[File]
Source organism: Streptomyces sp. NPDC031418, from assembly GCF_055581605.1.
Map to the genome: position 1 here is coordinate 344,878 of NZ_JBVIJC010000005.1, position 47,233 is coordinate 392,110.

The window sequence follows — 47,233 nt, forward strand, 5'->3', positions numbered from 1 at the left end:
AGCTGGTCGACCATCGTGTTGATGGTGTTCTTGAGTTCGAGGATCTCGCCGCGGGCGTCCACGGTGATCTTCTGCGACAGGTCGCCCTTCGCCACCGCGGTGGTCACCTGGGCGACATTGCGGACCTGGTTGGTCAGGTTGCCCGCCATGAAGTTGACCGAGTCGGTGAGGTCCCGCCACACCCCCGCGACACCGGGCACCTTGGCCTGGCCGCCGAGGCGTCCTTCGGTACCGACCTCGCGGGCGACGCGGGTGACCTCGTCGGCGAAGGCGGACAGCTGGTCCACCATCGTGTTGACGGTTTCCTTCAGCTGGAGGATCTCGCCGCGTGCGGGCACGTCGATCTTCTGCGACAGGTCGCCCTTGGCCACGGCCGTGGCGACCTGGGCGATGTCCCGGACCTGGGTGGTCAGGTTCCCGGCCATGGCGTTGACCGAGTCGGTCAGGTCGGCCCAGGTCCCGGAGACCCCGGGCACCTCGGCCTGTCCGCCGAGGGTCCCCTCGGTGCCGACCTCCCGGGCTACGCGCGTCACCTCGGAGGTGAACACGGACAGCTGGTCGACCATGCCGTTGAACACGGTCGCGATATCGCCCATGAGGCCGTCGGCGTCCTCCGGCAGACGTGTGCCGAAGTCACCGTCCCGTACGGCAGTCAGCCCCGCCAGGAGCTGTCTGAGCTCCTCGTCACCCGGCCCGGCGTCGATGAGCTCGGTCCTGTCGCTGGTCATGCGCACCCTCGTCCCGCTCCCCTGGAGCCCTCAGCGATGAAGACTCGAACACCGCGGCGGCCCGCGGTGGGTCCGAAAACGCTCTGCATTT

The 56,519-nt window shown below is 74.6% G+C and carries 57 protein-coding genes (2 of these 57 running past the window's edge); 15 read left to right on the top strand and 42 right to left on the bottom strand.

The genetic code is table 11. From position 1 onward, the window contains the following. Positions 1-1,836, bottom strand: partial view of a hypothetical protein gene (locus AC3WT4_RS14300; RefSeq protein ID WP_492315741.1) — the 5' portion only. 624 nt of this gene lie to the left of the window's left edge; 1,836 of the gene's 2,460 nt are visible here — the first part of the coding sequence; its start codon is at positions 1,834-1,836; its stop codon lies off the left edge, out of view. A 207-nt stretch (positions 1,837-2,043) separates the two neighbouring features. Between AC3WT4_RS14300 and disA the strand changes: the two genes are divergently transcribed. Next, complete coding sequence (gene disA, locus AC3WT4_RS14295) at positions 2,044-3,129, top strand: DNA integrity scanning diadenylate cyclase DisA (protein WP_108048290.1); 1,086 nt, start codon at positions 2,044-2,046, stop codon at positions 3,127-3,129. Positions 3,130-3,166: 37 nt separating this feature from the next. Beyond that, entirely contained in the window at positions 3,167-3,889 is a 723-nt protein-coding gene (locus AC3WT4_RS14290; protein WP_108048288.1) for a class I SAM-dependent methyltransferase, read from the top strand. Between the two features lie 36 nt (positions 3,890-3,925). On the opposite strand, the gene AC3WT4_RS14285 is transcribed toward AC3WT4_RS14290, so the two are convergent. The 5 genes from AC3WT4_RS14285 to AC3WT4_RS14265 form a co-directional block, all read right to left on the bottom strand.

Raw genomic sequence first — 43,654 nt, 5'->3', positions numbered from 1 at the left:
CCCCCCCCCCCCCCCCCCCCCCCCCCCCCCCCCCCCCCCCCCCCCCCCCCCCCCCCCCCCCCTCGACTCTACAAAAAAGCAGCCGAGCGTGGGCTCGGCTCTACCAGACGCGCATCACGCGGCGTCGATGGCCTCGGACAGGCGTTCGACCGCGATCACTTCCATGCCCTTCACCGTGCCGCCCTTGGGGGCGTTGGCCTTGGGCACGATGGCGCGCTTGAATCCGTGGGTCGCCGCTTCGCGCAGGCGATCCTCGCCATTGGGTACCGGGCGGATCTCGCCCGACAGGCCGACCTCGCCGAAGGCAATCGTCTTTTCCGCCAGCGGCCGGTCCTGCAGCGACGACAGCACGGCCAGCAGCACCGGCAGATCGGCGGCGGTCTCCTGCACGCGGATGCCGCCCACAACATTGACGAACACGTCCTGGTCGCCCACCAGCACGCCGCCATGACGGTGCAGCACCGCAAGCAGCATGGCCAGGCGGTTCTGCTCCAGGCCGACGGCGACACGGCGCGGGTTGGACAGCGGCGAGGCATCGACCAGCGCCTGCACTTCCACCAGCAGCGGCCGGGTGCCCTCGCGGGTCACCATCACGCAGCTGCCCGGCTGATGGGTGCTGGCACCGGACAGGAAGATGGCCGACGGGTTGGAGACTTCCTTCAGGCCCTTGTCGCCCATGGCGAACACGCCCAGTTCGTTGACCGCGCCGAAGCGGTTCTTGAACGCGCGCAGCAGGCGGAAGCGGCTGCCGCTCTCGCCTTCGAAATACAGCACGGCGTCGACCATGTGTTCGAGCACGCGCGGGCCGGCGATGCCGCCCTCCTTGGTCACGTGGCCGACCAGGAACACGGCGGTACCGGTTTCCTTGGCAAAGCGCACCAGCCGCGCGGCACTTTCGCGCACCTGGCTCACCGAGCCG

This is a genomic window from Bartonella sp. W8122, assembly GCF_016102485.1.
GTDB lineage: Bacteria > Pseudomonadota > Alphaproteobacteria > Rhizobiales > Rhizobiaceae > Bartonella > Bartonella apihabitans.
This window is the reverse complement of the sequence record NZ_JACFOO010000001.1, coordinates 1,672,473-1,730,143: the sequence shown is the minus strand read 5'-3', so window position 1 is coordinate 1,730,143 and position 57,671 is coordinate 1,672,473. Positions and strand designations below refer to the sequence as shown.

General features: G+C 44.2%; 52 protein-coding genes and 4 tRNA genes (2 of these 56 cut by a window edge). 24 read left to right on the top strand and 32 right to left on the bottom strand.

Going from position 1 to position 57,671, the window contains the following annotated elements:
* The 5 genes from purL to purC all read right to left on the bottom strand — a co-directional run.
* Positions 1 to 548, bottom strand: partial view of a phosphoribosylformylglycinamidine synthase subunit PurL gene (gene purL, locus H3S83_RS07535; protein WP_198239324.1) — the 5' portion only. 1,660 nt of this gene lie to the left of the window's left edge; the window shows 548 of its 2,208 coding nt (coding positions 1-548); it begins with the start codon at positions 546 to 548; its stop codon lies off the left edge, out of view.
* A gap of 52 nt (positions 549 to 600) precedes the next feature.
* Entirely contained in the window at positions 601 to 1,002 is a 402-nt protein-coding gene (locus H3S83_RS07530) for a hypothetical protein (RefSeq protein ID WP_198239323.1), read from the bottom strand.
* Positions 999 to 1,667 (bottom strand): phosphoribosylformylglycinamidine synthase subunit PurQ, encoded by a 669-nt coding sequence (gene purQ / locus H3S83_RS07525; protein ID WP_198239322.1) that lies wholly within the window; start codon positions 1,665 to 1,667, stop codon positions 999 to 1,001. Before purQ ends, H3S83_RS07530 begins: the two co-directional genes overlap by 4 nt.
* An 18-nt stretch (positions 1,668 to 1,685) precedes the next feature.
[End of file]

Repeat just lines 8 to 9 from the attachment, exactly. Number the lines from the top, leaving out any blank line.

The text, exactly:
CCCCCCCCCCCCCCCCCCCCCCCCCCCCCCCCCCCCCCCCCCCCCCCCCCCCCCCCCCCCCCTCGACTCTACAAAAAAGCAGCCGAGCGTGGGCTCGGCTCTACCAGACGCGCATCACGCGGCGTCGATGGCCTCGGACAGGCGTTCGACCGCGATCACTTCCATGCCCTTCACCGTGCCGCCCTTGGGGGCGTTGGCCTTGGGCACGATGGCGCGCTTGAATCCGTGGGTCGCCGCTTCGCGCAGGCGATCCTCGCCATTGGGTACCGGGCGGATCTCGCCCGACAGGCCGACCTCGCCGAAGGCAATCGTCTTTTCCGCCAGCGGCCGGTCCTGCAGCGACGACAGCACGGCCAGCAGCACCGGCAGATCGGCGGCGGTCTCCTGCACGCGGATGCCGCCCACAACATTGACGAACACGTCCTGGTCGCCCACCAGCACGCCGCCATGACGGTGCAGCACCGCAAGCAGCATGGCCAGGCGGTTCTGCTCCAGGCCGACGGCGACACGGCGCGGGTTGGACAGCGGCGAGGCATCGACCAGCGCCTGCACTTCCACCAGCAGCGGCCGGGTGCCCTCGCGGGTCACCATCACGCAGCTGCCCGGCTGATGGGTGCTGGCACCGGACAGGAAGATGGCCGACGGGTTGGAGACTTCCTTCAGGCCCTTGTCGCCCATGGCGAACACGCCCAGTTCGTTGACCGCGCCGAAGCGGTTCTTGAACGCGCGCAGCAGGCGGAAGCGGCTGCCGCTCTCGCCTTCGAAATACAGCACGGCGTCGACCATGTGTTCGAGCACGCGCGGGCCGGCGATGCCGCCCTCCTTGGTCACGTGGCCGACCAGGAACACGGCGGTACCGGTTTCCTTGGCAAAGCGCACCAGCCGCGCGGCACTTTCGCGCACCTGGCTCACCGAGCCG

This is a genomic window from Bartonella sp. W8122, assembly GCF_016102485.1.